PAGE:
Functional English – Low Beginner
Some or limited ability to write the English alphabet. Struggles with sound and symbol recognition. Has major problems with spelling and pronunciation. May know basic greetings. Has little or no awareness of grammar structures. The sounds and intonation patterns of the learner’s first language almost completely dominate production. There is a strong tendency to use words from the first language. Any real communication with others using English is extremely limited, if not impossible, unless accompanied by exaggerated body language and gestures.
Level 1 – Beginner
Production may be limited to isolated words and formulaic phrases, or lists. There is some ability to form sentences and to create with language. Recognizes basic grammar structures such as BE verbs, action verbs, nouns, and simple present. Focuses on word-level accuracy. Reads and attempts to understand a simple text of 25 to 50 words. Spells common words found in texts and classroom environment. Demonstrates basic understanding of main ideas and some details when listening. Understands appropriate classroom behaviors and basic academic strategies.
Level 2 – High Beginner / Low Intermediate
Production includes simple statements and questions, but errors will be present. Can give and receive basic information. Demonstrates strong reliance on memorized or learned utterances. Emerging ability to create with the language. Vocabulary and structure are adequate to express basic needs, such as introductions, simple purchases, asking directions. Requires repetition and slowed speech for comprehension. Evidence of strong interference from first language on vocabulary, structure, pronunciation, and intonation.
Level 3 – Intermediate
Can perform predictable and uncomplicated communicative tasks using simple language strategies, e.g., ask and answer questions and sustain a conversation on topics limited to the learner’s common frame of reference. Emerging confidence and ability to create with the language by recombining learned material, often in a reactive mode. Limited vocabulary causes hesitation and circumlocution. Strong interference from first language may still be evident on vocabulary, structure, pronunciation, and intonation. Beginning to link sentences loosely and emerging ability to manipulate tense and logical or temporal connectors. Can write simple letters, summaries, and reports on work and school experiences. Emerging ability to narrate across three major time frames, but strong reliance on present simple tense is still evident. Basic errors, such as subject-verb agreement and word placement still occur which may result in miscommunication. Repetition may still be required for comprehension.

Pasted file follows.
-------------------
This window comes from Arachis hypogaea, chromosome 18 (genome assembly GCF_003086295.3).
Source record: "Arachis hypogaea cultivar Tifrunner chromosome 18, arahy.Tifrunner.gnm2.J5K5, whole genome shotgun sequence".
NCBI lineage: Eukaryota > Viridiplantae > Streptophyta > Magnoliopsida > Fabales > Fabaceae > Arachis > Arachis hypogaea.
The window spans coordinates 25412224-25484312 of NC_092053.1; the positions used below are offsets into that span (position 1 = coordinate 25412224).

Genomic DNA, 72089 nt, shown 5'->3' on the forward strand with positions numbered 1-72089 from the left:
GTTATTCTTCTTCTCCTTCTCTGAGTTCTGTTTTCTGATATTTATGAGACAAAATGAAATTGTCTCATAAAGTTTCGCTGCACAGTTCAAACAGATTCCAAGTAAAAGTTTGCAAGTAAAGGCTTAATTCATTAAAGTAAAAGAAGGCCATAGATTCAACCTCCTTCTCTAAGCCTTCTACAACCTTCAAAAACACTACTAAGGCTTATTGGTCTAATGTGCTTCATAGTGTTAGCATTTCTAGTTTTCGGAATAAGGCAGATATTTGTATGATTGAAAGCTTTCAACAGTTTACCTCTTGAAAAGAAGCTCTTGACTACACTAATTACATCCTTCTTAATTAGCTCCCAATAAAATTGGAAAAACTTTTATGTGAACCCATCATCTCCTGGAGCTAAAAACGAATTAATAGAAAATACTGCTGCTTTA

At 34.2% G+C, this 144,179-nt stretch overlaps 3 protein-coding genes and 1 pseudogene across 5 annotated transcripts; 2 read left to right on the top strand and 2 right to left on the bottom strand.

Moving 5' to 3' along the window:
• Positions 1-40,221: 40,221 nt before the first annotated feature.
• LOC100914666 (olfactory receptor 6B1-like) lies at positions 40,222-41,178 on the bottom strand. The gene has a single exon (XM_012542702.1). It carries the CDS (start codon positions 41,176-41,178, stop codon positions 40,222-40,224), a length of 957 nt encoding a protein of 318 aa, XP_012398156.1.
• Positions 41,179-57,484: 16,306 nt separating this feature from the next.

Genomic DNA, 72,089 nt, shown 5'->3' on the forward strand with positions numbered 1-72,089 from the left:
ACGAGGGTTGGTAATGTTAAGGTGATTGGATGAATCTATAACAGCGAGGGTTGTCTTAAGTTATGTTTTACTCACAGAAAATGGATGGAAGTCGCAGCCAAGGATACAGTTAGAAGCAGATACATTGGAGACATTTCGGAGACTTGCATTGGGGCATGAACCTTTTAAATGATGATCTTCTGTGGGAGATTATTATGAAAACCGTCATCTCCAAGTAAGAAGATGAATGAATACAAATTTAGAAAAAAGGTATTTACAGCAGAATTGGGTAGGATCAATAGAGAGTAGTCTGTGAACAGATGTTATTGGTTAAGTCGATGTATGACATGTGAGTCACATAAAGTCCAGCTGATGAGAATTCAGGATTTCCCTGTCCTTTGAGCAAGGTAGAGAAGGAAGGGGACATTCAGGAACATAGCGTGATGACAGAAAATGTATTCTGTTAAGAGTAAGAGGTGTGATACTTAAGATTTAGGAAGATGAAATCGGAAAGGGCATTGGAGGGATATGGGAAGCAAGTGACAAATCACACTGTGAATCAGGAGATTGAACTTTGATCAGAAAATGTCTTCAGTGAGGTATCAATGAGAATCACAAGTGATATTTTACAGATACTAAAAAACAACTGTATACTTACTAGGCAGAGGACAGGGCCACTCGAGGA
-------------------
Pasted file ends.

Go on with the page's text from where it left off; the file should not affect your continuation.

Level 4 – High Intermediate
Can converse as an equal participant, narrating and describing with connected paragraphs across all time frames within normal frame of reference. Able to satisfy the normal requirements of school and work. Has the language (syntax and lexicon) to handle unexpected situations. Develops strategies to operate outside of normal frame of reference, to support opinions, provide details or hypothesize. Demonstrates good communication skills with occasional inappropriate word choice. Needs to become more concise. Writing, although flawed, is easily comprehensible. Text generation is less simplistic and demonstrates solid organization and idea development. Signs of emerging sophistication, precision and control.
* The English Language Institute has an agreement with undergraduate programs at Syracuse University for conditionally admitted students. Successful completion of Level 4 (which includes achieving the college-specific GPA requirements), guarantees full admission to those undergraduate students who had been conditionally admitted due to language requirement. The Institute also works very closely with the graduate schools to determine the requirements for conditionally admitted graduate students.
Level 5 – Advanced
Able to master the requirements of a work setting and understand the main ideas in standard dialect. Can narrate and describe with paragraph-length connected discourse, be understood without difficulty by native speakers, and converse in a clearly participatory fashion. Takes the initiative when faced with complicated tasks and social situations. Linguistically confident but may make minor errors, especially when discussing abstract topics, supporting opinions, and hypothesizing. Has the ability to tailor language to audience and discuss complex professional or academic topics in depth.